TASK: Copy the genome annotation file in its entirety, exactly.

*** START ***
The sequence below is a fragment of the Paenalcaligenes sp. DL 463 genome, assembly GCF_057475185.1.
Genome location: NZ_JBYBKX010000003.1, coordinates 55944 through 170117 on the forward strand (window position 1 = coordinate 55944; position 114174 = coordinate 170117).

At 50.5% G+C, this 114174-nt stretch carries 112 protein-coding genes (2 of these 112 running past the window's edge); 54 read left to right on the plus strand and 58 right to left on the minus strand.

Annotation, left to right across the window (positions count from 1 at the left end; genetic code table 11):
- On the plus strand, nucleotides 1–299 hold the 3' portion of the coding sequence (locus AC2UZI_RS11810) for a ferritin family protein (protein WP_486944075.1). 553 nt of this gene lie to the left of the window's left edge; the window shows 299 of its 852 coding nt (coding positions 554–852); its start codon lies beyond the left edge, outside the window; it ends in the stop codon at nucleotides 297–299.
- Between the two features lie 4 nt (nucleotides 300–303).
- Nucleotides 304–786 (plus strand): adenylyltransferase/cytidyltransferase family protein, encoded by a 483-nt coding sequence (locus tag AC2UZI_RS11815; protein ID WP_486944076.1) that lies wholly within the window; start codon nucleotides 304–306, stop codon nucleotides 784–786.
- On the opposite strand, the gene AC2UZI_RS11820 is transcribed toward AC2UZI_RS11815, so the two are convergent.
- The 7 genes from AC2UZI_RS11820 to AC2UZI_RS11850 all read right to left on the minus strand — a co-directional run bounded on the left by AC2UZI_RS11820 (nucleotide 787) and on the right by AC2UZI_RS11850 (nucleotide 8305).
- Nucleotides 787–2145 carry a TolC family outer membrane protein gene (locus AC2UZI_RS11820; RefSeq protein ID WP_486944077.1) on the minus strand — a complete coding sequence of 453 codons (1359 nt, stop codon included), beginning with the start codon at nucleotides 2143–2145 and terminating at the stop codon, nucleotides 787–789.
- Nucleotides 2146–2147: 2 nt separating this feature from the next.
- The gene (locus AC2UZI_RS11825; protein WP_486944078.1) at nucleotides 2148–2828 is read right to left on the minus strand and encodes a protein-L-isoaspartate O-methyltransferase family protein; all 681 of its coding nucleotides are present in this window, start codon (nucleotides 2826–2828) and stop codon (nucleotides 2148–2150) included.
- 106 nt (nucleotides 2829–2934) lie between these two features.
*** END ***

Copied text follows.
The sequence below is a fragment of the Paenalcaligenes sp. DL 463 genome, assembly GCF_057475185.1.
Genome location: NZ_JBYBKX010000003.1, coordinates 55944 through 170117 on the forward strand (window position 1 = coordinate 55944; position 114174 = coordinate 170117).

At 50.5% G+C, this 114174-nt stretch carries 112 protein-coding genes (2 of these 112 running past the window's edge); 54 read left to right on the plus strand and 58 right to left on the minus strand.

Annotation, left to right across the window (positions count from 1 at the left end; genetic code table 11):
- On the plus strand, nucleotides 1–299 hold the 3' portion of the coding sequence (locus AC2UZI_RS11810) for a ferritin family protein (protein WP_486944075.1). 553 nt of this gene lie to the left of the window's left edge; the window shows 299 of its 852 coding nt (coding positions 554–852); its start codon lies beyond the left edge, outside the window; it ends in the stop codon at nucleotides 297–299.
- Between the two features lie 4 nt (nucleotides 300–303).
- Nucleotides 304–786 (plus strand): adenylyltransferase/cytidyltransferase family protein, encoded by a 483-nt coding sequence (locus tag AC2UZI_RS11815; protein ID WP_486944076.1) that lies wholly within the window; start codon nucleotides 304–306, stop codon nucleotides 784–786.
- On the opposite strand, the gene AC2UZI_RS11820 is transcribed toward AC2UZI_RS11815, so the two are convergent.
- The 7 genes from AC2UZI_RS11820 to AC2UZI_RS11850 all read right to left on the minus strand — a co-directional run bounded on the left by AC2UZI_RS11820 (nucleotide 787) and on the right by AC2UZI_RS11850 (nucleotide 8305).
- Nucleotides 787–2145 carry a TolC family outer membrane protein gene (locus AC2UZI_RS11820; RefSeq protein ID WP_486944077.1) on the minus strand — a complete coding sequence of 453 codons (1359 nt, stop codon included), beginning with the start codon at nucleotides 2143–2145 and terminating at the stop codon, nucleotides 787–789.
- Nucleotides 2146–2147: 2 nt separating this feature from the next.
- The gene (locus AC2UZI_RS11825; protein WP_486944078.1) at nucleotides 2148–2828 is read right to left on the minus strand and encodes a protein-L-isoaspartate O-methyltransferase family protein; all 681 of its coding nucleotides are present in this window, start codon (nucleotides 2826–2828) and stop codon (nucleotides 2148–2150) included.
- 106 nt (nucleotides 2829–2934) lie between these two features.